Frances Edstrom

George Sawyer, goldsmith


(11/26/2003)

by Frances Edstrom

In spite of dire winter weather warnings, I drove to St. Paul last Saturday to meet daughter Cassidy for a little lunch and to visit the opening of George Sawyer's new studio.

George is a childhood friend of John's, son of Neil and Ann Sawyer of Winona. He is now a goldsmith, and is making a name for himself internationally in the art jewelry world.

His signature art jewelry involves the use of various colors of gold to create surface patterns much like the patterns that we see in the wood of fine furniture. And in the same way that a furniture maker can manipulate the natural grain of wood by using veneers and juxtaposing pieces, George carves and creates new patterns in metal.

Several years ago, I was in Minneapolis and visited George's studio, where he showed me a Japanese sword he had recently acquired. George is a very careful, deliberate person. He took the sword out of a vault, laid it carefully on the desk, and carefully unwrapped layers of material to reveal the sword, truly a beautiful piece of metalwork. I thought I had an appreciation of the art of the sword, but George began pointing out the detail and nuance, and describing how the maker had melded the metals to make the sword not only more baeautiful, but stronger. The technique used is called Mokume. George studied the methods that the Japanese swordmakers used to create patterns using iron and has translated the technique to gold and other precious metals.

At the door to George's studio, which is on the third floor of a converted warehouse, the design begins. The door is made of solid silver-colored metal, decorated with a small circular medallion adorned with a carved and molded metal design of a carp, setting the stage for the Japanese-inspired interior and for the new George Sawyer collection.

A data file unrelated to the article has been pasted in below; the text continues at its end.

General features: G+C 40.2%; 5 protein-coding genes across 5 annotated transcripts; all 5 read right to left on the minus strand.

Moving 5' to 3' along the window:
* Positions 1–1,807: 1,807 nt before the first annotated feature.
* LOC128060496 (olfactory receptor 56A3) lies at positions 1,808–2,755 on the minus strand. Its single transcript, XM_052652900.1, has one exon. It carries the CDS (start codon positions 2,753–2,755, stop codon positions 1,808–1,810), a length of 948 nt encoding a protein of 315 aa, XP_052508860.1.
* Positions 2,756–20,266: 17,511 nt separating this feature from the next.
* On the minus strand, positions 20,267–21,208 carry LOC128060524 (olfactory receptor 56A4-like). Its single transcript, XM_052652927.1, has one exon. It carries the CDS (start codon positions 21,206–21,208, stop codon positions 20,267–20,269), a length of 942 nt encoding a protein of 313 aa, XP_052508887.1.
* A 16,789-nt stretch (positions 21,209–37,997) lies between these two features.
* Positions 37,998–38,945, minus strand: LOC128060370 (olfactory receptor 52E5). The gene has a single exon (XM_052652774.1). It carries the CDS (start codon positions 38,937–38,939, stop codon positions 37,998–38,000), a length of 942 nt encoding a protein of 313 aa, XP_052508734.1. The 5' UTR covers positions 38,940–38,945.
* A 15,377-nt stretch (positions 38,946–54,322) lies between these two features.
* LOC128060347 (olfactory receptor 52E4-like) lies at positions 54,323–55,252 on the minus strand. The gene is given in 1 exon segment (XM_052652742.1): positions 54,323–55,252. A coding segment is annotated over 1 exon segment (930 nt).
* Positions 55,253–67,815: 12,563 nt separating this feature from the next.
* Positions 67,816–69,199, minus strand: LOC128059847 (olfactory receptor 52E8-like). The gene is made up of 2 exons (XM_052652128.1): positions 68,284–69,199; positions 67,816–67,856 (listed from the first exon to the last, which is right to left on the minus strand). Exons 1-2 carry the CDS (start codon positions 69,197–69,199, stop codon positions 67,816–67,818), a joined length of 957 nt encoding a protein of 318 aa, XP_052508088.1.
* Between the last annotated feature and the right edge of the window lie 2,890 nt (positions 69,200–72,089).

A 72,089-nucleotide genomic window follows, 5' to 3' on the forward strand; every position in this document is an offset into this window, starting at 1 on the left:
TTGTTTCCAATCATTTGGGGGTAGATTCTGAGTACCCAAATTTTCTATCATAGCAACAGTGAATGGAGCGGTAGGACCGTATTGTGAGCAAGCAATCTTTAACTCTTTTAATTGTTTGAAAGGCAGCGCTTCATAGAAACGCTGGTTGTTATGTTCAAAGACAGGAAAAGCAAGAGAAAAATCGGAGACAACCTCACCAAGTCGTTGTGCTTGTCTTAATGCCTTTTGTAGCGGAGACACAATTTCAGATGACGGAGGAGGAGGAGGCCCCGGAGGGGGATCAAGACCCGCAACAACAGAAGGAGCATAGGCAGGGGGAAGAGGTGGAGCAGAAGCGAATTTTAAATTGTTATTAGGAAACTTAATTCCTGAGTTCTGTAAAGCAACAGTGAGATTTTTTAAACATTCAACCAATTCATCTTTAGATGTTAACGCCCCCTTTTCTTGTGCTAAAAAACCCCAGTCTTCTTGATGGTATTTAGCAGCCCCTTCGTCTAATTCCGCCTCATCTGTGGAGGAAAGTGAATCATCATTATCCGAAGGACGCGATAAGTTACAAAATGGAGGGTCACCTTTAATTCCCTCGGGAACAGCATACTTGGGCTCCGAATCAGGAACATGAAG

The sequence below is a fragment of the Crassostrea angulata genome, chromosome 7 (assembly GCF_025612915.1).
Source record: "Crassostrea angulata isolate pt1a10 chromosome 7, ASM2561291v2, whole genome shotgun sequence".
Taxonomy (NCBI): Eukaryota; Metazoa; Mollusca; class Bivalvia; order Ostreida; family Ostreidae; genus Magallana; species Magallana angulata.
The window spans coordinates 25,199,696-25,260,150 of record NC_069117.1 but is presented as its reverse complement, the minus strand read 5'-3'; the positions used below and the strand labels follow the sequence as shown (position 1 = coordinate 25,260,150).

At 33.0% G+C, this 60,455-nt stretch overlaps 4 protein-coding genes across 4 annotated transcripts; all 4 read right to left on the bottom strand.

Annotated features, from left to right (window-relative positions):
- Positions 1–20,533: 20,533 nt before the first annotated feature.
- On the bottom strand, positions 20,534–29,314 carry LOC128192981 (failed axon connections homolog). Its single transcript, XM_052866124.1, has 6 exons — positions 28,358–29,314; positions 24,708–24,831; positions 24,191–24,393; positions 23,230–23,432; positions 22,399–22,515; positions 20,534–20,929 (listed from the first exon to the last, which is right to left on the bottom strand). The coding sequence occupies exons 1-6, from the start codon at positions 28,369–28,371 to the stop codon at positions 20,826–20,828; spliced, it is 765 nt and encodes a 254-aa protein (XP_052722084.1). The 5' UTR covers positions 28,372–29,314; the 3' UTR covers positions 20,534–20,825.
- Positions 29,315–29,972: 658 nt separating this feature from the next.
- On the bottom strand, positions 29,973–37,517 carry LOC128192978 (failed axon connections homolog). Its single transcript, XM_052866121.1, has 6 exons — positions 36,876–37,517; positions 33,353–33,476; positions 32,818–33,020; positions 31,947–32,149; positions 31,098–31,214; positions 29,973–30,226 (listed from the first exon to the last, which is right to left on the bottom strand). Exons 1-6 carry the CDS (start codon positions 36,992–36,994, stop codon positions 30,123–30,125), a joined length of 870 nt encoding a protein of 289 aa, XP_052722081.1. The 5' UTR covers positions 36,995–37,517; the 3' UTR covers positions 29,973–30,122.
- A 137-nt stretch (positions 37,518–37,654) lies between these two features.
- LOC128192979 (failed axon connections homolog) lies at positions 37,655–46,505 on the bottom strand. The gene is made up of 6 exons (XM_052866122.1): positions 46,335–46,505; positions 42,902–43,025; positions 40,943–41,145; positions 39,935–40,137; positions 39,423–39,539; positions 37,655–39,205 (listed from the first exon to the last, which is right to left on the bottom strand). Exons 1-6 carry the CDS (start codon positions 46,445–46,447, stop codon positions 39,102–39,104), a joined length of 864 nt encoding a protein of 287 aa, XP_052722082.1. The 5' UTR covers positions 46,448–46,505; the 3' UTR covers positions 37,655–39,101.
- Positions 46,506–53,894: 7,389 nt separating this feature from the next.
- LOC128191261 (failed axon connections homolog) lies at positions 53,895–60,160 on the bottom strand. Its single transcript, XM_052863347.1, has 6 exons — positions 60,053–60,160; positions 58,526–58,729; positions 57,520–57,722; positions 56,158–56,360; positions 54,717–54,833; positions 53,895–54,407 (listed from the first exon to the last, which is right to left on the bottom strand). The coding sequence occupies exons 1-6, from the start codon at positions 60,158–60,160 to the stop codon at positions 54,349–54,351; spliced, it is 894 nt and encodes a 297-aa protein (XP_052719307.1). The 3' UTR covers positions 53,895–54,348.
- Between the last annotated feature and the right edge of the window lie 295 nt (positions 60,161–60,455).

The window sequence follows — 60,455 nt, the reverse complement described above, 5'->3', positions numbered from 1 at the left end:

Inside the corner studio is a large area featuring a reception desk, banks of workstations where the goldsmiths make each piece of jewelry by hand, and at the far end, an area filled with big machines they use to work the metal. Natural light is afforded on two sides through enormous windows, and artificial light is trained on work and display areas.

The interior is painted a clean lettuce green, and the cabinetry is blond. For the opening, candlelight was provided by rows of votives. The effect of the design made me feel as though I were on an island in the middle of the ocean, surrounded by sand and new vegetation and washed with light, even though I could clearly see through the windows that what really surrounded me was a looming winter storm and the concrete streets of Minneapolis.

In addition to the larger space, there was what appeared to be a lunchroom, and another room filled with huge strange-looking machines, and, incongruously, it seemed, three huge tree stumps each about three feet high or so. These, we found out, are used by the person who pounds and folds the layers of various colors of gold to create the chunk from which the jewelry pieces are cut and molded.

There is a room set up as a gallery, with one wall completely of metal squares into which are set the glass cases where the one-of-a-kind pieces are displayed under a trio of Japanese swords. I can tell you that even if you don't know the Hope diamond from a hope chest, you would be fascinated by these pieces, which in one case, at least, were accompanied by the trial models executed in unpolished copper. Among the pieces also were three pieces made by George for an international jewelry exhibit held each year, with a different theme, in Germany.

The year that the theme was water is represented by a long, angular piece featuring a stylized moon in a sky over a body of water made in the Mokume technique in several colors of gold, including gray, which of course I didn't know existed. The year of the puzzle theme featured a softly rounded square of several pieces of gold held in place with tiny side pins. But our favorite was the year of the wheel, which prompted George to design a stylized motorcycle wheel with a yellow gold highly decorated fender.

George and his assistant, Jill, let us try on several pieces from his new collection, which was displayed amid a variety of Japanese foodstuffs in stark colors arranged in spare patterns "” slender uncooked noodles tied in neat bundles, tiny bowls of tapioca pearls, set on green nori sheets. As we felt the weight of the gold on our necks and ear lobes, I was thinking "Ooh, I'd really like to own this." I looked over at Cassidy, and I can't remember if she actually said it or just conveyed it with a look, but she was thinking the same thing.

We left the opening and wandered through a trendy furniture shop and then an upscale antique store, but nothing quite matched the visual treats of George Sawyer Design's new studio opening. So we climbed into the car and drove off into the gold greyness of the mid-November day.

 

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